- If you are hosting, suggest to the guests that you want to have a zero-waste Easter, and ask them to follow suit by paying attention to packaging at the store, bringing their own leftover containers, etc. Or, you could show them this post – hint-hint for tips.
- If you aren’t hosting and know the host well enough to make a suggestion, suggest doing a zero-waste themed Easter! Offer to help out wherever you can!
- If you are hosting, opt to use cloth napkins. You will be able to use them over and over again.
- If you are not hosting, cloth napkins would make a GREAT host/hostess gift!
- If you are hosting, have a dishwashing party and get as many people as possible to help out with dishes and more! This way you can feel comfortable using non-disposable dishes knowing they’ll get clean in a flash! For tasks such as wiping down tables, counters, and stoves, opt to use cloth towels you already have, or try bamboo towels in place of paper towels. You will be able to reuse them many times. We LOVE these. Be sure to tell guests where your recycling and compost waste is (if you have one) so they know where to properly dispose of waste.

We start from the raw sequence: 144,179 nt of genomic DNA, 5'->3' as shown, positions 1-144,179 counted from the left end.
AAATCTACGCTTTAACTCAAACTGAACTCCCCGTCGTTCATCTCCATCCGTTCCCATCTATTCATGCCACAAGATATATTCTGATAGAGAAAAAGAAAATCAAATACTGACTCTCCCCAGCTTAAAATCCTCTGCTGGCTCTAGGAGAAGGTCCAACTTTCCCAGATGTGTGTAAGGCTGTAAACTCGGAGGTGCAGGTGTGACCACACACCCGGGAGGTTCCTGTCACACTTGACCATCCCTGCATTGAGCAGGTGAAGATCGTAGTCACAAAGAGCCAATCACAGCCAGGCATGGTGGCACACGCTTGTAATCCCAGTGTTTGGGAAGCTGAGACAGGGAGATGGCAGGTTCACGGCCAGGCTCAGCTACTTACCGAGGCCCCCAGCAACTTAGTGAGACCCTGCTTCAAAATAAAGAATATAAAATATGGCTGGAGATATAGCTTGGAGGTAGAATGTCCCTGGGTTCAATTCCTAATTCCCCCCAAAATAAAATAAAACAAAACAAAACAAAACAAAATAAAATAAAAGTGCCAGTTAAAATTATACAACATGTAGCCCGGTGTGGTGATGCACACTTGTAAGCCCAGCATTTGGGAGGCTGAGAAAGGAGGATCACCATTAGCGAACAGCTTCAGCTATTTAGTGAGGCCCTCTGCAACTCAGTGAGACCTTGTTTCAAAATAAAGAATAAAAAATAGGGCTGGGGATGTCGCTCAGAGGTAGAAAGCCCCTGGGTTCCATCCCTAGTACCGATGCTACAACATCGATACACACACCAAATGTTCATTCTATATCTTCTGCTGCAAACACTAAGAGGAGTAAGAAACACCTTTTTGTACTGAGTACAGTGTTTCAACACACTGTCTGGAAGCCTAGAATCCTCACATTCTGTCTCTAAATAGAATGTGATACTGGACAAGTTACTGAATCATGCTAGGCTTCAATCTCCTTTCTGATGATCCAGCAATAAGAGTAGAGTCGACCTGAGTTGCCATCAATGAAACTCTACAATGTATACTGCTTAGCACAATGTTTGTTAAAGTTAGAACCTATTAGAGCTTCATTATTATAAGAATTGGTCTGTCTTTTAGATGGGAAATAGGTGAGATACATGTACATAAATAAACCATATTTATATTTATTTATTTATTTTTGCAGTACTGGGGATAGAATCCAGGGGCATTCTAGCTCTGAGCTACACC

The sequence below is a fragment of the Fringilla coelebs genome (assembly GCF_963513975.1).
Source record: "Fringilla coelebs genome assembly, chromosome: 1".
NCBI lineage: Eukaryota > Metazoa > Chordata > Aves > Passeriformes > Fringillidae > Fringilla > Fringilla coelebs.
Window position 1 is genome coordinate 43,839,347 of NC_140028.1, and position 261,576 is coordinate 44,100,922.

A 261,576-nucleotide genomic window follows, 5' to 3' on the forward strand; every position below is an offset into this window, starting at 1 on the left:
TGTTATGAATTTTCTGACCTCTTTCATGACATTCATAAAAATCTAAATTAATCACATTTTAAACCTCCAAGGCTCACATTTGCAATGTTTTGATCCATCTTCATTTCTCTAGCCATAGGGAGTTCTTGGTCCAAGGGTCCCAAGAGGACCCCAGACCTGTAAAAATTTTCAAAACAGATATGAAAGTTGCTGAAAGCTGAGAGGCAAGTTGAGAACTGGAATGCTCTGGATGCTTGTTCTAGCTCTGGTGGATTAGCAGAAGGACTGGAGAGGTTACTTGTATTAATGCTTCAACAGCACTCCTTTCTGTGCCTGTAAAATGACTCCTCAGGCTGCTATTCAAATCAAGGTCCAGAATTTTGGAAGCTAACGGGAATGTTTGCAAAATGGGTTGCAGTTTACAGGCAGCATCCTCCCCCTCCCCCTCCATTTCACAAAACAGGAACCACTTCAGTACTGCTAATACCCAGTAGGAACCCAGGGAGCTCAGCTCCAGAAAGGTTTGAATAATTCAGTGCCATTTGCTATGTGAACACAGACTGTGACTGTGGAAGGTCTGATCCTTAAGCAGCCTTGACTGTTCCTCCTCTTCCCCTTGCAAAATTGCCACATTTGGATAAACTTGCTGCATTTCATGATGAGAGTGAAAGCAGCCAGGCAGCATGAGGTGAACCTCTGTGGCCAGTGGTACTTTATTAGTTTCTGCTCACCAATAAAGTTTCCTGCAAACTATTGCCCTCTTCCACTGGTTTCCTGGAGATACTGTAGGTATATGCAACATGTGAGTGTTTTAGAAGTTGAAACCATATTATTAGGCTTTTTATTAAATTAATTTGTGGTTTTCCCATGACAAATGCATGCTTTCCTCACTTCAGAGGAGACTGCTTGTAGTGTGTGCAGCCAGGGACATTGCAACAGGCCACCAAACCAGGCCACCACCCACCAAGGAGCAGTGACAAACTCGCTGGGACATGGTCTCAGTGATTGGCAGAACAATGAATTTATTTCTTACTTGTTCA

- If you are a guest, initiate a dishwashing party right away to let the host relax. Use cloth towels to clean as much as possible (and for drying). Ask the host where their recycling and compost waste go (if they have either), and make sure the proper waste ends up in the right bins.
Buy in bulk